Which level of awareness should suffice for responsibility? Well, Moore dismissed responsibility for the unconscious because it violates "`ought' implies `can.'" Does the preconscious fall victim to the same problem? It does. As Dennett notes, animals can only be aware on the behavioral level, not on the introspective level, because they lack the propositional attitudes that people have. (132) That is, the introspective sense of awareness can be defined as:
 A is [introspectively aware] that p if and only if p is the content of
 the input state of A's speech center at time t (133)

 Whereas, behavioral awareness is defined as:

 A is [behaviorally aware] that p at time t if and only if p is the
 content of an internal event in A at time t that is effective in directing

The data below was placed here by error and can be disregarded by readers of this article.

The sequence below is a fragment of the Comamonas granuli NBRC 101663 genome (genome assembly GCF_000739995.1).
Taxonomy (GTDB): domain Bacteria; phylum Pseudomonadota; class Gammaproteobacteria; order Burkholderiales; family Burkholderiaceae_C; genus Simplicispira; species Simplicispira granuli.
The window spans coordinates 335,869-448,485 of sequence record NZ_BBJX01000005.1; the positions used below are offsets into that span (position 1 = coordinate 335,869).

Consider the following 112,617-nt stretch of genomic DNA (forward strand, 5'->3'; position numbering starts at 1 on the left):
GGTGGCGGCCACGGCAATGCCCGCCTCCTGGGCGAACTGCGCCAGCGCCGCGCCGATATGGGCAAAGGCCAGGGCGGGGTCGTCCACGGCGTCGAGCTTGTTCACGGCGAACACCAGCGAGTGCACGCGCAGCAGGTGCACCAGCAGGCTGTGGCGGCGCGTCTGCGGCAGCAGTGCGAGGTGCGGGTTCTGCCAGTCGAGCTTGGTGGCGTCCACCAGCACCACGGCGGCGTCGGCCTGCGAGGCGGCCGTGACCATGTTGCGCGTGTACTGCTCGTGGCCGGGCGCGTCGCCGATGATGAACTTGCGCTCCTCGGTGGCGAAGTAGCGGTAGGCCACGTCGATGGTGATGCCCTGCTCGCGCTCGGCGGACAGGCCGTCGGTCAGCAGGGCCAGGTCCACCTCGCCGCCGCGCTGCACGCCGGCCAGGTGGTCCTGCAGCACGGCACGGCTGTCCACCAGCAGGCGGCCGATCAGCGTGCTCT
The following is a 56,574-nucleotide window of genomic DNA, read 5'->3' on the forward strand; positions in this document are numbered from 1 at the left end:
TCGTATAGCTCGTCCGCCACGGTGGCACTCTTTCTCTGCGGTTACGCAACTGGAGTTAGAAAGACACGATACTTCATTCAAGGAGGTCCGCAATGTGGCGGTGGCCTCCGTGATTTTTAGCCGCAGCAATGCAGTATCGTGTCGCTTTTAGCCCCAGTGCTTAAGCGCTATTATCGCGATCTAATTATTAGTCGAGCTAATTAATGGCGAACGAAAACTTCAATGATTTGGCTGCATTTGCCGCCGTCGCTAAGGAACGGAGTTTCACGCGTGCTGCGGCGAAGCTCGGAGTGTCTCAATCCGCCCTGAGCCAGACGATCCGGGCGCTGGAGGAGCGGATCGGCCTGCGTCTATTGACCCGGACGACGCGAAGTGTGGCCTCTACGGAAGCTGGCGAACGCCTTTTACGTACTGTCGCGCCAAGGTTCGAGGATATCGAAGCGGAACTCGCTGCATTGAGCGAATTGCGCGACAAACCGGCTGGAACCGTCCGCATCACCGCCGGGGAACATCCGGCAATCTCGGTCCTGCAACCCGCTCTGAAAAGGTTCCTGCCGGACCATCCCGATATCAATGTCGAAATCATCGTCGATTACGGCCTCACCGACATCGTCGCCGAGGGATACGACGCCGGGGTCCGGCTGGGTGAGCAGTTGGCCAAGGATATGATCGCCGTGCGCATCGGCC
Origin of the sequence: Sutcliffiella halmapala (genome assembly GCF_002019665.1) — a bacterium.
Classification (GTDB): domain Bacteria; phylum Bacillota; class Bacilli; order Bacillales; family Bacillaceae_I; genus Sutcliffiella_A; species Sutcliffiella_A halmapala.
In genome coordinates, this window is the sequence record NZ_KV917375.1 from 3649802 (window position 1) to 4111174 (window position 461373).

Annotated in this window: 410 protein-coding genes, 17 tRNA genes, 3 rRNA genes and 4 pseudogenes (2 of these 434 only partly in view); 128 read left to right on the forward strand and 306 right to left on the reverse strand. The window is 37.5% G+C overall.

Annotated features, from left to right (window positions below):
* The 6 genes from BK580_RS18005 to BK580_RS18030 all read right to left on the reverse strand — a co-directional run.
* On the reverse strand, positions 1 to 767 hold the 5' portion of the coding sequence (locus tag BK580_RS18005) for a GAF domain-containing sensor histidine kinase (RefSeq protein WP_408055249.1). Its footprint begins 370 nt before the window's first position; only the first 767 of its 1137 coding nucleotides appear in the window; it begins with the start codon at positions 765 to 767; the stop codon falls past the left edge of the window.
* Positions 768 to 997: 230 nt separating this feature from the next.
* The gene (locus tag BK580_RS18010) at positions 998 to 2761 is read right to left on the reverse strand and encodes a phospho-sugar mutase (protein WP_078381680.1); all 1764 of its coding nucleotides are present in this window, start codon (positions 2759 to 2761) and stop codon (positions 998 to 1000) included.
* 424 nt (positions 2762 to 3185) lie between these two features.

current behavior. (134)

Thus, when we act from the preconscious, we are only behaviorally aware of obstacles. To be introspectively aware, we must trigger our speech center and recognize these obstacles as what they are: curves in the road, pedestrians, or other drivers. Without triggering our speech centers, we are not reasoning through our actions and are not appraising their moral worth. To hold us responsible in such cases would be to violate "`ought' implies `can.'" (135)